You don’t have to be a goth to like The Sisters of Mercy, in fact they (or he) would probably prefer it if you weren’t as it’s not a label they’re happy with. This is just as well, as though I may have the black hair, I wasn’t prepared to match the effort of others as I would need to go a step further by dunking my face in gram flour to douse my Eastern glow.
If you like dry ice machines a TSOM gig would be a real treat! In all seriousness, the severity switch should’ve been turned down a few notches, but to their credit I’ve never seen a band cloaked in so much as to give a mysterious illusion; made more ambient by coloured and strobe lightning. TSOM isn’t a band that wants to chat with you, they want you to chase their shadows and limbs before leaving you satisfactorily lost.
This was the first time I saw them live and in a city that had been starved of them for about fifteen years. All sorts were there, so it wasn’t just a stereotypical sea of black contrasting against the regal red of the theatre. TSOM are as old me so it would’ve been comical to see many ageing vampires anyway. There was a support band too of course, and they gave it their best for an audience, that as ever, only cares for the headliner.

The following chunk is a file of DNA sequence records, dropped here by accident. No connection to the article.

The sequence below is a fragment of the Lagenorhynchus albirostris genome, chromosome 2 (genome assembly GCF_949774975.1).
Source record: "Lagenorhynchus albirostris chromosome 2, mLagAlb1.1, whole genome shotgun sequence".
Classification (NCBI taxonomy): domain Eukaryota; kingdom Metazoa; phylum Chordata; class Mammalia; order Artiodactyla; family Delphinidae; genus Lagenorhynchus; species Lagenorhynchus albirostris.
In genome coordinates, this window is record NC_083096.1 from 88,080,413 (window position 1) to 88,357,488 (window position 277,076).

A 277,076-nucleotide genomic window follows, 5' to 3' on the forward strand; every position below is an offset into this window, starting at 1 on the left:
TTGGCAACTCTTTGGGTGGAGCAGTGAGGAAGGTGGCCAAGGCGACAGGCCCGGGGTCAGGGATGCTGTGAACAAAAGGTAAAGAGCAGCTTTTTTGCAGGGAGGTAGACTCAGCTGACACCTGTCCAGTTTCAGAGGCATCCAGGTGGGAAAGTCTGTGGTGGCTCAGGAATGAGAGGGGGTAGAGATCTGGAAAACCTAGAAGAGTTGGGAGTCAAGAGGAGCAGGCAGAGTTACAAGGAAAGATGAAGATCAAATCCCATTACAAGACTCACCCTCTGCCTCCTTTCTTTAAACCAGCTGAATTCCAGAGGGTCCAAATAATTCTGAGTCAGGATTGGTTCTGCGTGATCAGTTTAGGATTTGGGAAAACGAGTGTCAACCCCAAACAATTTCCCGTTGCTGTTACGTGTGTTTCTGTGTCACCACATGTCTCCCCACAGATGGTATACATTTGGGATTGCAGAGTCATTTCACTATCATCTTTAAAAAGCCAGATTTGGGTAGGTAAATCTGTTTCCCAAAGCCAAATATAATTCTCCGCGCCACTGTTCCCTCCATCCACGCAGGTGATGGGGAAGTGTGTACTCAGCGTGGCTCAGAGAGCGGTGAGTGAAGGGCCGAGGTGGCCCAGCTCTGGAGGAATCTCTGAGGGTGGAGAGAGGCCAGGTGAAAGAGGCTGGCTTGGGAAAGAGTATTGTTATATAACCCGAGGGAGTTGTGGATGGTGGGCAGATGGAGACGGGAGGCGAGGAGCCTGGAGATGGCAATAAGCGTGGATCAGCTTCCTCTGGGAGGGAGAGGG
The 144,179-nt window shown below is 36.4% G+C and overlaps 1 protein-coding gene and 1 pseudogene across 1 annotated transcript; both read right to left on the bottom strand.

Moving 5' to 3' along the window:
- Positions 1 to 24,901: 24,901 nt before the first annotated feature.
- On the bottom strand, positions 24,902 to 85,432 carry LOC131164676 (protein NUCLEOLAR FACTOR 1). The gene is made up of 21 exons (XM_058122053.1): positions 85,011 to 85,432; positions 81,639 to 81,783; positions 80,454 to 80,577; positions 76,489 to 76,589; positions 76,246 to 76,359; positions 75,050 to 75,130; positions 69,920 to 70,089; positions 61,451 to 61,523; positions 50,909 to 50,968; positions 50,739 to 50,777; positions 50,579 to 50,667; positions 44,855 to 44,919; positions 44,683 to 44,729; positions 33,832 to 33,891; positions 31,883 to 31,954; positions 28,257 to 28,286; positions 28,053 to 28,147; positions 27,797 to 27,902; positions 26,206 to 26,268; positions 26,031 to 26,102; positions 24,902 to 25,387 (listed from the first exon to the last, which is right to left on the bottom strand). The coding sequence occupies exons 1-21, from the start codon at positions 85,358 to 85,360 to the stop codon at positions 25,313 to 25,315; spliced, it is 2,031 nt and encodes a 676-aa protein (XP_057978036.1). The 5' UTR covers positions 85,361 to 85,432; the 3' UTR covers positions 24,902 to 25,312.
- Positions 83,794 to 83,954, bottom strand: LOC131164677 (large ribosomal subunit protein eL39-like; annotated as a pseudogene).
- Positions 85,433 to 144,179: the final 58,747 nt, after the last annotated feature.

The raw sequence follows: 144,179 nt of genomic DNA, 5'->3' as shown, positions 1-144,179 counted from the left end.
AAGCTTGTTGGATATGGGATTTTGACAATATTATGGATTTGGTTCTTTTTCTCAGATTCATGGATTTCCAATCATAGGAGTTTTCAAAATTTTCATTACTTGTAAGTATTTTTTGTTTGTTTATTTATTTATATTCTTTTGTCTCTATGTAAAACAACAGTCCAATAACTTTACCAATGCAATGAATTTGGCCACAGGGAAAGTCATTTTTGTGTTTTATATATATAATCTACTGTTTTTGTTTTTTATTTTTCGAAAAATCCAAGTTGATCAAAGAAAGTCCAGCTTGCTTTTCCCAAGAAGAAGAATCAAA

Apart from being stunned by the galaxial visuals (think looking at Orion’s Belt), I had a bit of trouble tapping my foot and mouthing some lyrics as I didn’t know half of what they were playing. It’s been 21yrs since the band released an original studio album but this hasn’t stopped them from airing new material. New for me as certainly some punters recognised the songs very well. There were a couple of songs I knew even that took a few minutes for my brain to register as familiar, possibly because they don’t always recreate recorded sounds.
The big draws of the night – that is where some people in my seated area got up and danced – were the beefy hits such as Dominion/Mother Russia, More and Temple of Love. They might’ve lacked some of the electronic nuances of the studio versions but the feel came across well. One other plus of a band that relies on a drum machine than a drummer is that in a live situation nothing gets drowned by the acoustic instrument; useful with such a baritone-heavy singer (more so than on record) as Andrew Eldritch. A handful of laptops glowing with the Apple logo in the corner of the stage served as an ample band mate to the three men in front.
I don’t think we’ll see TSOM moving a league up to stadiums any time soon, and it would be a shame if they did as the band creates enough distance between us and them in an intimate venue. Classic, moody, albums like Floodland will keep trickling in new fans by word of mouth, and as long as there’s rubbish like The X Factor on TV, long may they keep being awkward and fascinating on stage.
See a 1988 (lip-syncing) TV performance by TSOM below. I add this over an Olympia Theatre version as the song is best heard by newcomers as recorded; albeit this is a single edit.